Police in Yulin, Shaanxi Province have begun a city-wide search for citizens who may have illegally registered more than one hukou or household registration, local media reported Saturday.
The city's public security bureau said it will target government employees, entrepreneurs and the self-employed, and investigate people who transferred their hukou to Yulin from other places after 2005, Xi'an Evening News reported Saturday.
During the three-month campaign that will end in March, police officers will visit citizens in person to verify their hukou status, the Yulin Public Security Bureau told the newspaper.
"It is obvious that only people with power and money have the privileges to possess dual hukou, which is why the police are targeting business owners and government officials in the campaign," Zhu Lijia, a public management professor with the Chinese Academy of Governance, told the Global Times, adding that people with wealth and power are known to bribe police officers who are in charge of the hukou registration system to obtain a second hukou.
A second hukou can allow citizens to circumvent regulations governing property ownership, public education policies and even access better healthcare services.
A 51-year-old policeman, Zhang Ying, in Shenmu county, which is administered by Yulin, was found dead after taking poison Wednesday,
And some insiders said Zhang may have been involved in shady deals helping people register multiple hukou, the Nandu Daily reported.
The Beijing Times reported that a second hukou could be bought under the table for less than 100,000 yuan ($16,060). Some local people have purchased a second hukou in a neighboring province or city and then have it transferred back to Shenmu.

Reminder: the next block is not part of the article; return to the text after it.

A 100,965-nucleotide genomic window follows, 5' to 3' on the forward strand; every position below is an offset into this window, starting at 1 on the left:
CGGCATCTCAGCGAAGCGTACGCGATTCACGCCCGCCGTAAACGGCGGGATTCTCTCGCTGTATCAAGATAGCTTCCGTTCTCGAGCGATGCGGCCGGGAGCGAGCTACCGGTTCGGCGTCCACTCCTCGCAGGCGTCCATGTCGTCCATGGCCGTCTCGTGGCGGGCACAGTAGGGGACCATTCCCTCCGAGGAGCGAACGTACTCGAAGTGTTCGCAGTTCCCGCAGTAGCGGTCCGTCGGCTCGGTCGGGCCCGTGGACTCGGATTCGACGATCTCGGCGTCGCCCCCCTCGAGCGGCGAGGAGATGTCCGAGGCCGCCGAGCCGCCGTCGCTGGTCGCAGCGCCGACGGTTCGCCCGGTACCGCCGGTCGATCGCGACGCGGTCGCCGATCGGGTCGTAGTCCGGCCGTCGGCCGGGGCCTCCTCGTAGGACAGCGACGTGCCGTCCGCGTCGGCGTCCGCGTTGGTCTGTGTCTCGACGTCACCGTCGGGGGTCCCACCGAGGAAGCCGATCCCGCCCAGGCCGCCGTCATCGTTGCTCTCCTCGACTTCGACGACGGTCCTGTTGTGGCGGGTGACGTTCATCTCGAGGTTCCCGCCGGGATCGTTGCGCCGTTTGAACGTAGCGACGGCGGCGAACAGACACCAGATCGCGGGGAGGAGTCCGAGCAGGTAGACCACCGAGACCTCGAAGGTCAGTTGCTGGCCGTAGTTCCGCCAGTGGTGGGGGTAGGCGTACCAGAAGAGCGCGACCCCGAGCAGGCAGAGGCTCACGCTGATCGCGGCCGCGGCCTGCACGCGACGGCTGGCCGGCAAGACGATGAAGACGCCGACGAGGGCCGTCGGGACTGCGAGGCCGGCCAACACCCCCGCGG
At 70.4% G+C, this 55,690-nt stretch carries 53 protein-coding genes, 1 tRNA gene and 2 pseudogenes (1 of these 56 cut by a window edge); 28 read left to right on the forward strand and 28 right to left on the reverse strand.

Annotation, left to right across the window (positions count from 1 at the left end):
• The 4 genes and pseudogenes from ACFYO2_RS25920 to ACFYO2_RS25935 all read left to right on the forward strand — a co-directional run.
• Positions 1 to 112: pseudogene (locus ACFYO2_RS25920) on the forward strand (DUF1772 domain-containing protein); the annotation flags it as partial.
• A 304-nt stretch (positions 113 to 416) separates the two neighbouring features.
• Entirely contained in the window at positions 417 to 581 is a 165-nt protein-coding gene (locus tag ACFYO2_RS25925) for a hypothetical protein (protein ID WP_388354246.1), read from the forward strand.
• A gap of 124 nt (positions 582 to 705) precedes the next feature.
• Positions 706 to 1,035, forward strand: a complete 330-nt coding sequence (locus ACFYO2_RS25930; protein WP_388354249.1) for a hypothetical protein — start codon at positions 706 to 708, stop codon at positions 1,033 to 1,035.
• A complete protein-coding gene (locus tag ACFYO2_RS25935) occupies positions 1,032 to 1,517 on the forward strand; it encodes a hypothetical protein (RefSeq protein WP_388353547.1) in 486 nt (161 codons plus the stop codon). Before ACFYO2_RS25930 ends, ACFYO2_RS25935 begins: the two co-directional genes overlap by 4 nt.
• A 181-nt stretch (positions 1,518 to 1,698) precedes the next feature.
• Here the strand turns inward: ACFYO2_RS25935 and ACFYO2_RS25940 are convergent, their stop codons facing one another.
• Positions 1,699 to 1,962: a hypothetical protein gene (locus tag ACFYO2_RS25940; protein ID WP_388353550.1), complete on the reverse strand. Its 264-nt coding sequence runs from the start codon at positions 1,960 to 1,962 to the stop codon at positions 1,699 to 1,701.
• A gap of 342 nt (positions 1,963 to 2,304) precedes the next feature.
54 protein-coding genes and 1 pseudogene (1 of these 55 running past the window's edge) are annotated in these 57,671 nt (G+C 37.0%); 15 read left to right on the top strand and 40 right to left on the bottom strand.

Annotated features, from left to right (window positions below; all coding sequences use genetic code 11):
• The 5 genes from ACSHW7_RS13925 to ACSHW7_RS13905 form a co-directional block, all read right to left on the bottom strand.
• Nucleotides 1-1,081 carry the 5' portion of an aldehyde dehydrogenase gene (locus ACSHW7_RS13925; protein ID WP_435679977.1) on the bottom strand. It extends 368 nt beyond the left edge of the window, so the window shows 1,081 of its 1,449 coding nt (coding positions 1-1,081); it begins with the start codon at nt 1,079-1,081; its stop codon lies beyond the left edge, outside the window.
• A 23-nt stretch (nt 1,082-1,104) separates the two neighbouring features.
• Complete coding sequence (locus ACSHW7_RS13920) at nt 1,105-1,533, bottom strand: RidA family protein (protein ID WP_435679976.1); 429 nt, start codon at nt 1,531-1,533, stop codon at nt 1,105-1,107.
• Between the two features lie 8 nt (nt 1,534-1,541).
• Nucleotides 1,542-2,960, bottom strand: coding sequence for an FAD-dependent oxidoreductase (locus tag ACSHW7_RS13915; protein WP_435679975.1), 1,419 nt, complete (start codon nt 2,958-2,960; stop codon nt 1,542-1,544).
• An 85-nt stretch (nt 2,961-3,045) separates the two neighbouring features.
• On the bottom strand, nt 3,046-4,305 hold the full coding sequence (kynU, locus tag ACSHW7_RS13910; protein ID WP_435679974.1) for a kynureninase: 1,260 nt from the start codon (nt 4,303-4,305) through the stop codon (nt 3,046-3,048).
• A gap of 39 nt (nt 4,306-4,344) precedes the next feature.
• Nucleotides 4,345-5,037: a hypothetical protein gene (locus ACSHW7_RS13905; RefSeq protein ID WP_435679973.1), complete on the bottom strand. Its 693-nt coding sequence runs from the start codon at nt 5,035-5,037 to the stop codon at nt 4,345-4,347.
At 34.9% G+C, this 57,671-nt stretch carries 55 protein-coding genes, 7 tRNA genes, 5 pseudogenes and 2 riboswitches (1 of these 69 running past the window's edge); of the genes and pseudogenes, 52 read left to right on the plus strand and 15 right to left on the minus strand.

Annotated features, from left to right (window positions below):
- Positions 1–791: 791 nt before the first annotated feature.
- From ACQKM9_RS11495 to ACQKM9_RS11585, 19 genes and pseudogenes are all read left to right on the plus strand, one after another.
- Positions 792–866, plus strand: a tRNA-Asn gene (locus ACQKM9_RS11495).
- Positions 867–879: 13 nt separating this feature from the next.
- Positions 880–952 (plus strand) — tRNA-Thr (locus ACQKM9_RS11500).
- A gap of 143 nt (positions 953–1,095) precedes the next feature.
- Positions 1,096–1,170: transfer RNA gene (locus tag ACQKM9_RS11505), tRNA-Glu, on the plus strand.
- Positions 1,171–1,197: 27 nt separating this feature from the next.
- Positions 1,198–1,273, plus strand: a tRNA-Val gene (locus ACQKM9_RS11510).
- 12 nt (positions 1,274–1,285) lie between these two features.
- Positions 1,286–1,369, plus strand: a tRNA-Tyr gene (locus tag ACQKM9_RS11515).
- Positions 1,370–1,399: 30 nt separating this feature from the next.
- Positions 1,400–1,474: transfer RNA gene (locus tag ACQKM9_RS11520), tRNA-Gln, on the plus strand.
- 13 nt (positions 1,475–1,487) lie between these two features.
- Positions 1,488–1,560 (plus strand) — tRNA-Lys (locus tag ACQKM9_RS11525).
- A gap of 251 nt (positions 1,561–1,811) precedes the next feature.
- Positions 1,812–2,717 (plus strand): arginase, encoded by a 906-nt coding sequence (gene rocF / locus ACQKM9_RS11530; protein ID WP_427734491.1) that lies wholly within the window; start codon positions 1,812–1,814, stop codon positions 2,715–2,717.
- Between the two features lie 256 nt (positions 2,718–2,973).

The Ministry of Public Security ordered local police in Yulin to conduct the hukou investigation on January 17, after a banker from Shenmu, named Gong Aiai, was found to own 20 Beijing properties worth an estimated 1 billion yuan, which were registered under her purchased hukou.
Whistle-blowers told the Beijing Times that the 49-year-old former vice president of Shenmu Branch of Rural Commercial Bank, holds four hukou.
Wang Zhenyu, a researcher with the China University of Political Science and Law, told the Global Times the current hukou system places too many restrictions on people's schooling, employment and free migration.
"When loopholes appear, the authorities invest large sums and huge effort to solve the problem, which means the hukou system is costly and needs to be changed," Wang said, adding that the bigger issue surrounding Gong's massive real estate holding is where she got the money in the first place.
Online humorists are enjoying the controversy, suggesting that there may be so many dual hukou holders that China's population statistics may be far overstated.